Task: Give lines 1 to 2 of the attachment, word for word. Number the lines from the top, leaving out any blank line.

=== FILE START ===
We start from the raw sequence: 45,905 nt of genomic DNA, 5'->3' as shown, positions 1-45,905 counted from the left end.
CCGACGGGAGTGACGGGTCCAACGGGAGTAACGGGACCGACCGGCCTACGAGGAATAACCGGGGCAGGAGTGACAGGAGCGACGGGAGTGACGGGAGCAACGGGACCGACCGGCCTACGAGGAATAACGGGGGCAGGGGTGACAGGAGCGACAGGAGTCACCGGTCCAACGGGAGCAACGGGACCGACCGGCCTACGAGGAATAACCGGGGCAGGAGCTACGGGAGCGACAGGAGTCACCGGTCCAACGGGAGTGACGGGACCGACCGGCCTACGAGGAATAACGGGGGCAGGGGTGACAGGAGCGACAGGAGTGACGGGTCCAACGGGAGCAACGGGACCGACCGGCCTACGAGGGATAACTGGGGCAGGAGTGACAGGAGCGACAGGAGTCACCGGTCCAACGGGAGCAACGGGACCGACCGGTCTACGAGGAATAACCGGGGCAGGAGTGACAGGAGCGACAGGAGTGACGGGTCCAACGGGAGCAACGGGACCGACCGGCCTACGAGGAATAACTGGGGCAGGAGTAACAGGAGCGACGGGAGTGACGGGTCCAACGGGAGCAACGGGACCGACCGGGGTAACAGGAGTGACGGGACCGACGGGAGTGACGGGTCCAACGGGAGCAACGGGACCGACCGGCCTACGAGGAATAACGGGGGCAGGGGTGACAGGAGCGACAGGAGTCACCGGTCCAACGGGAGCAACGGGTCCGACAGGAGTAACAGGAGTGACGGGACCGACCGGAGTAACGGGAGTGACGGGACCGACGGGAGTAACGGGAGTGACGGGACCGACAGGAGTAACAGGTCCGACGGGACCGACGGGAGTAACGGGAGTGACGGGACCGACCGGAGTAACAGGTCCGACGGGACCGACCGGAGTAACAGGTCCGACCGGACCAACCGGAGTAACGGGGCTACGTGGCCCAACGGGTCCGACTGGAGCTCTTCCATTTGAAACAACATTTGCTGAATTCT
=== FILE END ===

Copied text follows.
We start from the raw sequence: 45,905 nt of genomic DNA, 5'->3' as shown, positions 1-45,905 counted from the left end.
CCGACGGGAGTGACGGGTCCAACGGGAGTAACGGGACCGACCGGCCTACGAGGAATAACCGGGGCAGGAGTGACAGGAGCGACGGGAGTGACGGGAGCAACGGGACCGACCGGCCTACGAGGAATAACGGGGGCAGGGGTGACAGGAGCGACAGGAGTCACCGGTCCAACGGGAGCAACGGGACCGACCGGCCTACGAGGAATAACCGGGGCAGGAGCTACGGGAGCGACAGGAGTCACCGGTCCAACGGGAGTGACGGGACCGACCGGCCTACGAGGAATAACGGGGGCAGGGGTGACAGGAGCGACAGGAGTGACGGGTCCAACGGGAGCAACGGGACCGACCGGCCTACGAGGGATAACTGGGGCAGGAGTGACAGGAGCGACAGGAGTCACCGGTCCAACGGGAGCAACGGGACCGACCGGTCTACGAGGAATAACCGGGGCAGGAGTGACAGGAGCGACAGGAGTGACGGGTCCAACGGGAGCAACGGGACCGACCGGCCTACGAGGAATAACTGGGGCAGGAGTAACAGGAGCGACGGGAGTGACGGGTCCAACGGGAGCAACGGGACCGACCGGGGTAACAGGAGTGACGGGACCGACGGGAGTGACGGGTCCAACGGGAGCAACGGGACCGACCGGCCTACGAGGAATAACGGGGGCAGGGGTGACAGGAGCGACAGGAGTCACCGGTCCAACGGGAGCAACGGGTCCGACAGGAGTAACAGGAGTGACGGGACCGACCGGAGTAACGGGAGTGACGGGACCGACGGGAGTAACGGGAGTGACGGGACCGACAGGAGTAACAGGTCCGACGGGACCGACGGGAGTAACGGGAGTGACGGGACCGACCGGAGTAACAGGTCCGACGGGACCGACCGGAGTAACAGGTCCGACCGGACCAACCGGAGTAACGGGGCTACGTGGCCCAACGGGTCCGACTGGAGCTCTTCCATTTGAAACAACATTTGCTGAATTCT